Growing up in Connecticut helped shield Emilie Hoogewerff, 24, from the crash. “I don’t think I knew how bad it was,” she said.
Hoogewerff describes her hometown as a bubble for “rich, white people who don’t have much connection to what’s going on in the world.”
But Hoogewerff was not rich. At 14, after her parents divorced, she was living with her mother. Money was tight, and they cut back on movies and vacations, among other expenses. And unlike many in Glastonbury, where people cross the globe for vacations, Hoogewerff and her mother had a modest week away in Cape Cod, which she says was really special.
Now a second-grade teacher, Hoogewerff is now finding her financial footing. She participates in an online forum for people in their 20s, and she cautiously invests about $100 each month in an IRA. Eight percent is deducted from her pay for the Teacher Retirement Benefits pension
Her reluctance to invest in the school’s 403(b) plan stems from student debt and a relatively modest teacher’s salary of $50,000.
And, she says, she didn’t fully understand the investment representative’s explanation.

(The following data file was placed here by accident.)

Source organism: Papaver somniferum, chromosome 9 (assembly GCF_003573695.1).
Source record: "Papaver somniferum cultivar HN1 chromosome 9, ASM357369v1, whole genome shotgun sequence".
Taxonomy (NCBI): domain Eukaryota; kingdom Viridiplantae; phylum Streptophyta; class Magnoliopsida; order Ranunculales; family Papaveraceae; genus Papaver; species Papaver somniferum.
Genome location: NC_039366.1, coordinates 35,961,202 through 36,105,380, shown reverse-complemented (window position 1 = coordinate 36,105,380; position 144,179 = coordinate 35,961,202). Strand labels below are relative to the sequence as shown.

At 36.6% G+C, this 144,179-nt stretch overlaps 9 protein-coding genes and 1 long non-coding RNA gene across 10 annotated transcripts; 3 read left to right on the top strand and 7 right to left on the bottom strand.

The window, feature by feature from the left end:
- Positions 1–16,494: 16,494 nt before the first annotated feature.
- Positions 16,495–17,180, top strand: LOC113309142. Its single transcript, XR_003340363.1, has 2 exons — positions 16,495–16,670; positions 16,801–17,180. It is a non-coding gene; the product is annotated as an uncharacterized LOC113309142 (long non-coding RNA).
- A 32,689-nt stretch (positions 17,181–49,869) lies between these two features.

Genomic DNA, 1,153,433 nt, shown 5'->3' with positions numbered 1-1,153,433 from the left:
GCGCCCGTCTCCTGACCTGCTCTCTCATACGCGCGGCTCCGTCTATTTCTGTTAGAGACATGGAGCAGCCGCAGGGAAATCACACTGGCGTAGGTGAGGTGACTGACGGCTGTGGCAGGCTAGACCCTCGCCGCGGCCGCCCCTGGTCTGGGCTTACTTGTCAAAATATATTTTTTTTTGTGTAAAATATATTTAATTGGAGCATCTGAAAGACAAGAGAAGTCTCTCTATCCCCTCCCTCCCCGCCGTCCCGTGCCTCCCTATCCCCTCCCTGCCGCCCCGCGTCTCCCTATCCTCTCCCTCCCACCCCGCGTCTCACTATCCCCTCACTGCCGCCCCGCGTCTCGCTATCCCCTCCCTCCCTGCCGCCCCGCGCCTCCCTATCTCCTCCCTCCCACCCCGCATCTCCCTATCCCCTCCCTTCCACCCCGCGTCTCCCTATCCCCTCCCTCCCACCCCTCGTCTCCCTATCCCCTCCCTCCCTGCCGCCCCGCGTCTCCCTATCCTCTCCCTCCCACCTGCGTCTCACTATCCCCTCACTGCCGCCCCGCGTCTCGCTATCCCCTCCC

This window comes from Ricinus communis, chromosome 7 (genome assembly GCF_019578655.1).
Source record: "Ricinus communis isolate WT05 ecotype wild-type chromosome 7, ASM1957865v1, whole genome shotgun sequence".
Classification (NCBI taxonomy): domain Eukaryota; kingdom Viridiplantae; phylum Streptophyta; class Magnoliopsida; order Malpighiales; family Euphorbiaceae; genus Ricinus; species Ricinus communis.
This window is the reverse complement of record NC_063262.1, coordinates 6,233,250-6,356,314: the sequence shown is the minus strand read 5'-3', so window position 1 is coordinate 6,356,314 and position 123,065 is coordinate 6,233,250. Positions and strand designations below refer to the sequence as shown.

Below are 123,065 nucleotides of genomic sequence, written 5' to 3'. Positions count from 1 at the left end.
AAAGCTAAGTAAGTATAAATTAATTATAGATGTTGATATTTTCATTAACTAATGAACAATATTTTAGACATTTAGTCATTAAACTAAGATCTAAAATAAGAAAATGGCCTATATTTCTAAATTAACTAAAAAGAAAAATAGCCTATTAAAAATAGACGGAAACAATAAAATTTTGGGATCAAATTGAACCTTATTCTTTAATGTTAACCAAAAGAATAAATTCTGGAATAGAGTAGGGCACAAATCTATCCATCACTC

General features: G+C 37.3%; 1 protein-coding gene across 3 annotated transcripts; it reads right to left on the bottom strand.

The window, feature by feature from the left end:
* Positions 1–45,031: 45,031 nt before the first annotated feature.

“It was shelling out money in good faith,” she said. “He’d know what to do with it, but isn’t that what caused the crash? Is it really benefiting me?”
Putting money into a system that she sees benefiting some people more than others makes her uncomfortable. She wonders if investing her money in Amazon will support only the company’s growth and Jeff Bezos’ wealth.
Hoogewerff worked throughout her teens, but the goal was having money to spend. “Now I’m working to save,” she said.
She is building up an emergency fund for car repairs. “I can’t just go to movies, and shopping, and coffee dates” on a teacher’s salary. “This summer has been a wakeup call,” she said.
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